Finding Freedom in Rome: Frederick Douglass’ Romantic Italian Pilgrimage a talk by Dr Renée Schlueter
In his 1886–87 travel diary and 1887 lectures on Europe and Africa, Frederick Douglass, the American writer and social reformer, reveals the racialized context of the Black intellectual traveler. Though Douglass largely follows the conventional Baedeker itinerary on his Grand Tour, the lens of his Black tourist vision gives him something different: the ethnological evidence to “combat American prejudice against the darker colored races, and [to] raise [colored] races in their own estimation.” Indeed, like other Black intellectuals, Douglass had often cited Roman exemplars, even adopting classical Roman oratory to assail the romantic pretense of classical republicanism and virtue of slaveholders. Similarly, Douglass refashions Byron’s Romantic hero in his novella The Heroic Slave (1853) into a model of manly resistance. This talk will explore how Douglass’ gaze reflects and challenges the conventional Protestant travel vision, ultimately reframing theories about race and travel itself.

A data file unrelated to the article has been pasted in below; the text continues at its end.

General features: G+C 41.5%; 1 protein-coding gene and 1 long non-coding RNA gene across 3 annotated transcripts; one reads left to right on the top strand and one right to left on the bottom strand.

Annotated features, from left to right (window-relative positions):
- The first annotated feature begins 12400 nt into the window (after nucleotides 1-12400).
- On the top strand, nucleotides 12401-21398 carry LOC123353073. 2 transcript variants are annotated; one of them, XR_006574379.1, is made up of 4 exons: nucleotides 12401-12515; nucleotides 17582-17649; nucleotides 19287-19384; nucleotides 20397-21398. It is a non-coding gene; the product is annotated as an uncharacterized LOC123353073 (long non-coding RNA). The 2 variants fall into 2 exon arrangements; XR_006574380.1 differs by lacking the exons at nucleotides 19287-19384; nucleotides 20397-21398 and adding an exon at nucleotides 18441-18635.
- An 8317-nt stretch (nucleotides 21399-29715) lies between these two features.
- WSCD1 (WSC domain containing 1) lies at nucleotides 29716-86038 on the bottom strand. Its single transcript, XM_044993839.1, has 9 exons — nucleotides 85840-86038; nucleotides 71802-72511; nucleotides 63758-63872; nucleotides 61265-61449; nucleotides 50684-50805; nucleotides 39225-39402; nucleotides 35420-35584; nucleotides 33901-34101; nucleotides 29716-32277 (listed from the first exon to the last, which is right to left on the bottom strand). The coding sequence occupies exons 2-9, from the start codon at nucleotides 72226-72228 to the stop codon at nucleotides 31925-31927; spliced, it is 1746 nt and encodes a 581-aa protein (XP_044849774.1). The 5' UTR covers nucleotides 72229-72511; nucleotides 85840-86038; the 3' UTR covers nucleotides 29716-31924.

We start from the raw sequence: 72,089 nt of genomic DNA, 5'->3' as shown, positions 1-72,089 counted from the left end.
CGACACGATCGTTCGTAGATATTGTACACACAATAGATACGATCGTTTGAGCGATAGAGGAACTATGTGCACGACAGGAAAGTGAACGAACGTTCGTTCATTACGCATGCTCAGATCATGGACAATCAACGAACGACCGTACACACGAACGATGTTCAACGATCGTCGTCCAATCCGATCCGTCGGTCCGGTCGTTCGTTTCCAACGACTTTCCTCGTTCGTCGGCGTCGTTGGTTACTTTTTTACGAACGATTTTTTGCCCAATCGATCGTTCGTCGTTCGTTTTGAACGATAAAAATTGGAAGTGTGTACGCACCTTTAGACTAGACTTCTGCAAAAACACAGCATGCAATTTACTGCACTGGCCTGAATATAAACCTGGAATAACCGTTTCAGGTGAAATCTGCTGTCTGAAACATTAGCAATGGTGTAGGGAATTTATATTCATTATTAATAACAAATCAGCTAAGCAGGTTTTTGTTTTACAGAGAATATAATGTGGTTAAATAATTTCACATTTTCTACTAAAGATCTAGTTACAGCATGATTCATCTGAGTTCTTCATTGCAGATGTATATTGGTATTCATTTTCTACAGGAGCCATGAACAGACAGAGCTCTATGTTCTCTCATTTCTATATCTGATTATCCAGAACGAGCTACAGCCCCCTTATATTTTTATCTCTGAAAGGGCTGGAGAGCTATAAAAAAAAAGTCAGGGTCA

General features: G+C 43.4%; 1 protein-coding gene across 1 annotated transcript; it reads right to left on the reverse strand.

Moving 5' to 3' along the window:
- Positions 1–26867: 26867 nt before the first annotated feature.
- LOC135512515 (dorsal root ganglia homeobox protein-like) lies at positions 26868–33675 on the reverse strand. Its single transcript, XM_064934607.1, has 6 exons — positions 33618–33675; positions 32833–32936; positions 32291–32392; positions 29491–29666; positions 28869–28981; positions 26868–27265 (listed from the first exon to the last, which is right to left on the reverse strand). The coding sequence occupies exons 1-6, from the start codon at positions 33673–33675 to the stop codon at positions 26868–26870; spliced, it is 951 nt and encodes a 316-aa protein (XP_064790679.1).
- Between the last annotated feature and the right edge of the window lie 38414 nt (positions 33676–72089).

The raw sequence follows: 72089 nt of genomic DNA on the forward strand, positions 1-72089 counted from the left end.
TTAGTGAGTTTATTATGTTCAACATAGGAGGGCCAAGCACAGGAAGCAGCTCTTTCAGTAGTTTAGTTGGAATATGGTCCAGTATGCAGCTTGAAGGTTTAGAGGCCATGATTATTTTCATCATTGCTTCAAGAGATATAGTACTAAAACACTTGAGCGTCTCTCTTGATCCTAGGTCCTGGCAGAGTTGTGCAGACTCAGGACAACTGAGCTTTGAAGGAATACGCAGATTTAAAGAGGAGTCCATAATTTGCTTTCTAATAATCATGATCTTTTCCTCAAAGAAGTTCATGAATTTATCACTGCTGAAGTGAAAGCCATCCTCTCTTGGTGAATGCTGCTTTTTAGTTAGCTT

ADMISSION IS FREE OF CHARGE but booking is mandatory due to the limited number of seats (write to firstname.lastname@example.org). Entry will be allowed from 4:45 p.m.
Dr Renée Schlueter is Professor of English at Kirkwood Community College in Cedar Rapids, Iowa. Her research is focused on integrating the largely neglected gaze of women travel writers and minority travel writers in the Grand Tour tradition. Renée has written chapters and articles on Charlotte Eaton, Mary Shelley, Margaret Fuller, and Frederick Douglass, as well as travel pedagogy. She is currently working on an NEH grant, “Remapping the Roman Grand Tour: Racial and Gender Diversity in the Eternal City,” a digital literary-mapping project designed to enhance a traveler's experience of Roman sites. She is particularly interested in the idea of travel as a form of ‘self-awakening’.